John Mayes (christopher.mayes@actrix.gen.nz)
Wed, 26 May 1999 05:42:49 +1200

John Tse writes:
`Having read the excellent (and one of the few) books on applying such
a technique to business entitled "business applications of the
repertory grid" by Stewart and Steward I am posed with a problem.

In the book it warns that to be proficient in its use, one must have
at least one year's experience. This I certainly do not have.
Therefore, would it be wise to continue.'

I referred your Email to Valerie Stewart who responded as follows:

`Hello John. Going from memory - it's ages since I re-read my own book - I
think I was more likely to have said something like 'it may take you a year
to learn the full range of purposes for, and configurations of, Grid which
are available to the person who wants to use it as a tool. One of the
issues with Grid is that it's a powerful but empty procedure and there are
so many different things you can do with it, but often people don't or
can't extrapolate from their first exposure to it and see all the options
they have.

If you're contemplating starting, then you might find the Enquire Within
workbook on Counselling useful, because that has some prepared suggestions
and sessions which can be used as is or with a little adaptation. However,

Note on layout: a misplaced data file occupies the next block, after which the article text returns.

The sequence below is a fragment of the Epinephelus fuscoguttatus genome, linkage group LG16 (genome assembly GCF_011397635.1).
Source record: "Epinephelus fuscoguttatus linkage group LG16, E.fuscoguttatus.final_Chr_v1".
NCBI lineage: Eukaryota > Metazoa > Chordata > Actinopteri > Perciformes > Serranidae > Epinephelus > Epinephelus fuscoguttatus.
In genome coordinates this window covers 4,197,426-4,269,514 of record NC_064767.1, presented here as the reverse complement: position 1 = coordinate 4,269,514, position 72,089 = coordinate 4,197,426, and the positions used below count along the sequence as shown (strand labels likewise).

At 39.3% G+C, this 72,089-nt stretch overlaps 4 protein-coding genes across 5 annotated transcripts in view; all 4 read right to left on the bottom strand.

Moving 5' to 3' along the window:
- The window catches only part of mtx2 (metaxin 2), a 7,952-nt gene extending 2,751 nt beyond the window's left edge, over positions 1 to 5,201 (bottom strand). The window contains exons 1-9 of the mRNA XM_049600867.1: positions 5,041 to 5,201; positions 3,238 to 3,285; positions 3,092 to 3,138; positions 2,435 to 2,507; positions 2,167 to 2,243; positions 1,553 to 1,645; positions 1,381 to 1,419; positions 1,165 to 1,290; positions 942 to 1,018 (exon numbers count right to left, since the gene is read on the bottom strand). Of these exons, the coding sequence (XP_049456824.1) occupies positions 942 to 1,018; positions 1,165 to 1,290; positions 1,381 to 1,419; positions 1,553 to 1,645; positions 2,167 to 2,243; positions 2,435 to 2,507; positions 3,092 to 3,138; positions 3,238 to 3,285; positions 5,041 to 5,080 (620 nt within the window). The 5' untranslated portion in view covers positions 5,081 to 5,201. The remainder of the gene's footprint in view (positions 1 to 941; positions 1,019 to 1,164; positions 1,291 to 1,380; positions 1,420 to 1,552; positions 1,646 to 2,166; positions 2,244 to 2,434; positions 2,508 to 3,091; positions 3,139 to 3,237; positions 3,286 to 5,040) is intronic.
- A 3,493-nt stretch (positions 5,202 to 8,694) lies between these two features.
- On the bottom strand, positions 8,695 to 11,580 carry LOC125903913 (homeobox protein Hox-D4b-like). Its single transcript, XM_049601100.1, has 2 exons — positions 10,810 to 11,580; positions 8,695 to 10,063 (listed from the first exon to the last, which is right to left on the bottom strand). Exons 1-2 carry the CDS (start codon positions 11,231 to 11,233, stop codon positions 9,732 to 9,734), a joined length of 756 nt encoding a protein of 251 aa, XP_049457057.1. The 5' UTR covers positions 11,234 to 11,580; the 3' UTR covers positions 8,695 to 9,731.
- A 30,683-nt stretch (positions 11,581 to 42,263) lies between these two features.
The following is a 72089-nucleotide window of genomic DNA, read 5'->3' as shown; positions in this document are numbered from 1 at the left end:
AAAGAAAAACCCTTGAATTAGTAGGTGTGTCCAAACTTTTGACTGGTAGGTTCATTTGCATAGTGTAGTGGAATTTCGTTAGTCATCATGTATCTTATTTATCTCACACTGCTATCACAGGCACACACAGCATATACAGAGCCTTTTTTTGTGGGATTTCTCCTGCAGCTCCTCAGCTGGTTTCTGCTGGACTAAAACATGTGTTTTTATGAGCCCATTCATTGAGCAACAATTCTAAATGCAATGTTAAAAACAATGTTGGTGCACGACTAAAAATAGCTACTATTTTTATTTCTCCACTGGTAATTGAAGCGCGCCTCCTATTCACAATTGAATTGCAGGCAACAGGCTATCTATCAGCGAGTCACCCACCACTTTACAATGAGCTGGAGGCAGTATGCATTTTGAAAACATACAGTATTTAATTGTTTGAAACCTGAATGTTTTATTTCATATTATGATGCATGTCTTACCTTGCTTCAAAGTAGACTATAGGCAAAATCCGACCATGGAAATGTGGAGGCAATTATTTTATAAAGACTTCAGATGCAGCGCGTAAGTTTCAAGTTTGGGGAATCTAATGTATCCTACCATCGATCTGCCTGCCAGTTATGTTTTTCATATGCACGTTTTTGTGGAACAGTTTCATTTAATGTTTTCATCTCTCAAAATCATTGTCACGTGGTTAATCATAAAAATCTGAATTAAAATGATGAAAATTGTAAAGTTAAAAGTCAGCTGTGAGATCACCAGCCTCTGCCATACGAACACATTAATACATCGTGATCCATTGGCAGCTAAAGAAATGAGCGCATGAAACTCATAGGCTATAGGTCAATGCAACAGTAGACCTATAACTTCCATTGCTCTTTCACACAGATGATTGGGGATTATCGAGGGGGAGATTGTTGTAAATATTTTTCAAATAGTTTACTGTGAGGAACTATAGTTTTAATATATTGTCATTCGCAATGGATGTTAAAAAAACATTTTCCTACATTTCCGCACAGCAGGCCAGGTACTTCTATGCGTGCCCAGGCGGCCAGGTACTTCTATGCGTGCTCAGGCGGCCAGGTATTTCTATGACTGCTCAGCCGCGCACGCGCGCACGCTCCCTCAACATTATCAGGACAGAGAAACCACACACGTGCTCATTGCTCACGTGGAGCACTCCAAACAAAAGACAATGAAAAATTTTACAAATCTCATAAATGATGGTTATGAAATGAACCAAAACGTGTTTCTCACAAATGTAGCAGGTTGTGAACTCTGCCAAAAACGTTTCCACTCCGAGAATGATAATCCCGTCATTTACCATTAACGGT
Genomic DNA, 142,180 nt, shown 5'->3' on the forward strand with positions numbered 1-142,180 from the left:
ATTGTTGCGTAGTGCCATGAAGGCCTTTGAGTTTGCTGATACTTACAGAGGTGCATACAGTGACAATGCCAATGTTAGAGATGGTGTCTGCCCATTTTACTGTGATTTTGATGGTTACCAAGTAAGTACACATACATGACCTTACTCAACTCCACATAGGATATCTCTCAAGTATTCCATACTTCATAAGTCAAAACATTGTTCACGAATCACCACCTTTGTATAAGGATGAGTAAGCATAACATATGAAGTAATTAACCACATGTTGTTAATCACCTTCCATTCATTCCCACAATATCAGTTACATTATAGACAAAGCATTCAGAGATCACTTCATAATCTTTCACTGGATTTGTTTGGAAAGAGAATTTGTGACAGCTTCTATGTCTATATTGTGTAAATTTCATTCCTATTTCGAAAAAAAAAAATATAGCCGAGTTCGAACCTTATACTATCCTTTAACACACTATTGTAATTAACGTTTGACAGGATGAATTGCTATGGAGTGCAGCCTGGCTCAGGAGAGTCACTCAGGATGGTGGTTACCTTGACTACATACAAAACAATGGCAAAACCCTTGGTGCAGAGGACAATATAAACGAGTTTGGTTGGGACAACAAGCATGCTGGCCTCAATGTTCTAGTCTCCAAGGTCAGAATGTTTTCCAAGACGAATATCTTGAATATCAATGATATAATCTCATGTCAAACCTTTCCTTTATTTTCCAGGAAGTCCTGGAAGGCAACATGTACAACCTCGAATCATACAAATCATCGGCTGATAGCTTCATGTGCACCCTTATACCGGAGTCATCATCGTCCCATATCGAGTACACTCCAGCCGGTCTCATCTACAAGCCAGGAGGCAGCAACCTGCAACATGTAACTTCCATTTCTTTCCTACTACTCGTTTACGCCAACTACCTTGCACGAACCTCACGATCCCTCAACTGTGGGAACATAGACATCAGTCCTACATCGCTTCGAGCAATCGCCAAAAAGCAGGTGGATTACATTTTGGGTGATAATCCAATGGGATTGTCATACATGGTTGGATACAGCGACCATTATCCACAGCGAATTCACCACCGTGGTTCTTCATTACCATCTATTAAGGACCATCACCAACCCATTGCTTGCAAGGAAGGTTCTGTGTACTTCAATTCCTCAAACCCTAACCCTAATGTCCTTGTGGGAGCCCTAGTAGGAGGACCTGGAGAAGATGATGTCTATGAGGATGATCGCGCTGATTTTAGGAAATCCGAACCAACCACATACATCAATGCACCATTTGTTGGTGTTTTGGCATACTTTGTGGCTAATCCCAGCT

may I make a number of suggestions in the hope that you won't find them

1. Start by some practice in a safe place with a 'vanilla' set of elements
etc., and one or two friends who will be prepared to be used as guineapigs.
The actual administration takes some time to learn - the learning curve is
fast, but don't waste the opportunity you'll have with real people later
on. Some of the hints on our web site are deliberately written for the
complete newcomer, because you're learning on three levels at once.

2. Decide in advance what your analysis will be, because this will
influence your choice of elements, qualifiers, etc. There's nothing worse
than finding yourself with quantities of data which don't easily fit you
analysis package. I'm strongly committed to dentritic analysis because it
doesn't crush the data into an artificial number of dimensions and it
allows you to go on refining your Grid until you both have nothing left to
say. With a well-worked topic like motivation, I suspect that you'll need
to concentrate on 'what's special about and for these particular people' is
the important question to address, rather than produce a re-hash of what
has gone before.

3. Pilot. If your first session doesn't work, try something else. (The
first place to look is at your choice of elements - the more concrete the
elements the better, but this tends to be the first mistake which novices -
and non-novices - make).

4. Plan feedback into your project, for two reasons: the first is that the
first Grid you do with someone is a 'first pass' over their thinking and
you need to give them the chance to reflect and refine it), The second is
so that you avoid the trap of construing other people's construing, by
which I mean the experimenter taking it upon themselves to decide what the
results mean, and this assumption of superior judgement is both wrong and
offensive. And make it clear from the start, when you approach people, that
they can expect feedback, and also what will happen to the data.

5. Find yourself a mentor. If there isn't one in your own department - and
ideally it should be someone who's used to using Grid for practical research
purposes and knows the on-the-ground difficulties - find someone nearby.

Hope this helps. '

John Mayes